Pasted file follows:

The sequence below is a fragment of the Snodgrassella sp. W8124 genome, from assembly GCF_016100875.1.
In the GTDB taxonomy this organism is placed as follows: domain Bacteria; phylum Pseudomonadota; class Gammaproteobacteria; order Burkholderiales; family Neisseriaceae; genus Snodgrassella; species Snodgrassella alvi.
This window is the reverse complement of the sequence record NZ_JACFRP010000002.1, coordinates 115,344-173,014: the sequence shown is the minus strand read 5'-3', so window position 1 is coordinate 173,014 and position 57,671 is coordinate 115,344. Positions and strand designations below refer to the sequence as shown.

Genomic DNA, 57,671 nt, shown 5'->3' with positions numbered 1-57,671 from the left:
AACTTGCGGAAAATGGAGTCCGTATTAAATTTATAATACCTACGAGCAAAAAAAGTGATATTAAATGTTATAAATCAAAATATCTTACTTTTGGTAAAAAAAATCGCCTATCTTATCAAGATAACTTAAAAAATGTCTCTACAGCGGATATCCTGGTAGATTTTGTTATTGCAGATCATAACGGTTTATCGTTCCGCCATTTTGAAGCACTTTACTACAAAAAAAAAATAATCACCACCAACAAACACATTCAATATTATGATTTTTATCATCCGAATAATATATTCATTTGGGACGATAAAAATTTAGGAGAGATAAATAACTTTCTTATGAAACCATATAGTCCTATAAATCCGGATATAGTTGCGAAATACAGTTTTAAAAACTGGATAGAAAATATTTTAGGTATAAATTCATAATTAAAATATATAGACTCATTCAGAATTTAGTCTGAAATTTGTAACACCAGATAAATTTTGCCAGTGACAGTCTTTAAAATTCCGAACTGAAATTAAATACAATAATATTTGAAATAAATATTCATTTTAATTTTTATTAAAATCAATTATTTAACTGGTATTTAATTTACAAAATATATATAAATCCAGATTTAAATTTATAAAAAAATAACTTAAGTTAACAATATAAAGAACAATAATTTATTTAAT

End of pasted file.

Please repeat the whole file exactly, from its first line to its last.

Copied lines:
The sequence below is a fragment of the Snodgrassella sp. W8124 genome, from assembly GCF_016100875.1.
In the GTDB taxonomy this organism is placed as follows: domain Bacteria; phylum Pseudomonadota; class Gammaproteobacteria; order Burkholderiales; family Neisseriaceae; genus Snodgrassella; species Snodgrassella alvi.
This window is the reverse complement of the sequence record NZ_JACFRP010000002.1, coordinates 115,344-173,014: the sequence shown is the minus strand read 5'-3', so window position 1 is coordinate 173,014 and position 57,671 is coordinate 115,344. Positions and strand designations below refer to the sequence as shown.

Genomic DNA, 57,671 nt, shown 5'->3' with positions numbered 1-57,671 from the left:
AACTTGCGGAAAATGGAGTCCGTATTAAATTTATAATACCTACGAGCAAAAAAAGTGATATTAAATGTTATAAATCAAAATATCTTACTTTTGGTAAAAAAAATCGCCTATCTTATCAAGATAACTTAAAAAATGTCTCTACAGCGGATATCCTGGTAGATTTTGTTATTGCAGATCATAACGGTTTATCGTTCCGCCATTTTGAAGCACTTTACTACAAAAAAAAAATAATCACCACCAACAAACACATTCAATATTATGATTTTTATCATCCGAATAATATATTCATTTGGGACGATAAAAATTTAGGAGAGATAAATAACTTTCTTATGAAACCATATAGTCCTATAAATCCGGATATAGTTGCGAAATACAGTTTTAAAAACTGGATAGAAAATATTTTAGGTATAAATTCATAATTAAAATATATAGACTCATTCAGAATTTAGTCTGAAATTTGTAACACCAGATAAATTTTGCCAGTGACAGTCTTTAAAATTCCGAACTGAAATTAAATACAATAATATTTGAAATAAATATTCATTTTAATTTTTATTAAAATCAATTATTTAACTGGTATTTAATTTACAAAATATATATAAATCCAGATTTAAATTTATAAAAAAATAACTTAAGTTAACAATATAAAGAACAATAATTTATTTAAT